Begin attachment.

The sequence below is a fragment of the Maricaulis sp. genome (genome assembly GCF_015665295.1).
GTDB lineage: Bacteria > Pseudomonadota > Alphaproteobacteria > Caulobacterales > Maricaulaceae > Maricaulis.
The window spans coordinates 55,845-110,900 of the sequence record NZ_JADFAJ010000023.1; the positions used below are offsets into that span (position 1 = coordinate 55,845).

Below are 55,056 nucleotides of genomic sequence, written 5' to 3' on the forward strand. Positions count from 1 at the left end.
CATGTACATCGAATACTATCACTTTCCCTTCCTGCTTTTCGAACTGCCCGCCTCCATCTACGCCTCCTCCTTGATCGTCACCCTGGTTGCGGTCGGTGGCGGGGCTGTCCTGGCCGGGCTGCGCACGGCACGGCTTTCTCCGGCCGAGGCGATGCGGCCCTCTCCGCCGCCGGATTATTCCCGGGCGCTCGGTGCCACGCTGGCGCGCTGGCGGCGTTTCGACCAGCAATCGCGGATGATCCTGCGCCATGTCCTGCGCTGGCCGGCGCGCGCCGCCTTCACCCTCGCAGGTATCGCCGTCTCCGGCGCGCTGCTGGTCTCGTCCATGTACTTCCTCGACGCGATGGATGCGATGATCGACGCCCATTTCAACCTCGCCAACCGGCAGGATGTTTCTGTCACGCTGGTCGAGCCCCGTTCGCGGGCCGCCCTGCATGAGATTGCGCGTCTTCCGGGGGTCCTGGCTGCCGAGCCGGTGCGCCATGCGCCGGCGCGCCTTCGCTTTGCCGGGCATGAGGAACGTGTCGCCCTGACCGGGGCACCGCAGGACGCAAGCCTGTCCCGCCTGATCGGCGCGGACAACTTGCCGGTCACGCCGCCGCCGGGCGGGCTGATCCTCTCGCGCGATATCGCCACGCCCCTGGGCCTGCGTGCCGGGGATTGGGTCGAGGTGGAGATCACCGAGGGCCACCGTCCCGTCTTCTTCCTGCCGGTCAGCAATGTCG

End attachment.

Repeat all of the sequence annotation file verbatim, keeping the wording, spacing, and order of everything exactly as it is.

The sequence below is a fragment of the Maricaulis sp. genome (genome assembly GCF_015665295.1).
GTDB lineage: Bacteria > Pseudomonadota > Alphaproteobacteria > Caulobacterales > Maricaulaceae > Maricaulis.
The window spans coordinates 55,845-110,900 of the sequence record NZ_JADFAJ010000023.1; the positions used below are offsets into that span (position 1 = coordinate 55,845).

Below are 55,056 nucleotides of genomic sequence, written 5' to 3' on the forward strand. Positions count from 1 at the left end.
CATGTACATCGAATACTATCACTTTCCCTTCCTGCTTTTCGAACTGCCCGCCTCCATCTACGCCTCCTCCTTGATCGTCACCCTGGTTGCGGTCGGTGGCGGGGCTGTCCTGGCCGGGCTGCGCACGGCACGGCTTTCTCCGGCCGAGGCGATGCGGCCCTCTCCGCCGCCGGATTATTCCCGGGCGCTCGGTGCCACGCTGGCGCGCTGGCGGCGTTTCGACCAGCAATCGCGGATGATCCTGCGCCATGTCCTGCGCTGGCCGGCGCGCGCCGCCTTCACCCTCGCAGGTATCGCCGTCTCCGGCGCGCTGCTGGTCTCGTCCATGTACTTCCTCGACGCGATGGATGCGATGATCGACGCCCATTTCAACCTCGCCAACCGGCAGGATGTTTCTGTCACGCTGGTCGAGCCCCGTTCGCGGGCCGCCCTGCATGAGATTGCGCGTCTTCCGGGGGTCCTGGCTGCCGAGCCGGTGCGCCATGCGCCGGCGCGCCTTCGCTTTGCCGGGCATGAGGAACGTGTCGCCCTGACCGGGGCACCGCAGGACGCAAGCCTGTCCCGCCTGATCGGCGCGGACAACTTGCCGGTCACGCCGCCGCCGGGCGGGCTGATCCTCTCGCGCGATATCGCCACGCCCCTGGGCCTGCGTGCCGGGGATTGGGTCGAGGTGGAGATCACCGAGGGCCACCGTCCCGTCTTCTTCCTGCCGGTCAGCAATGTCG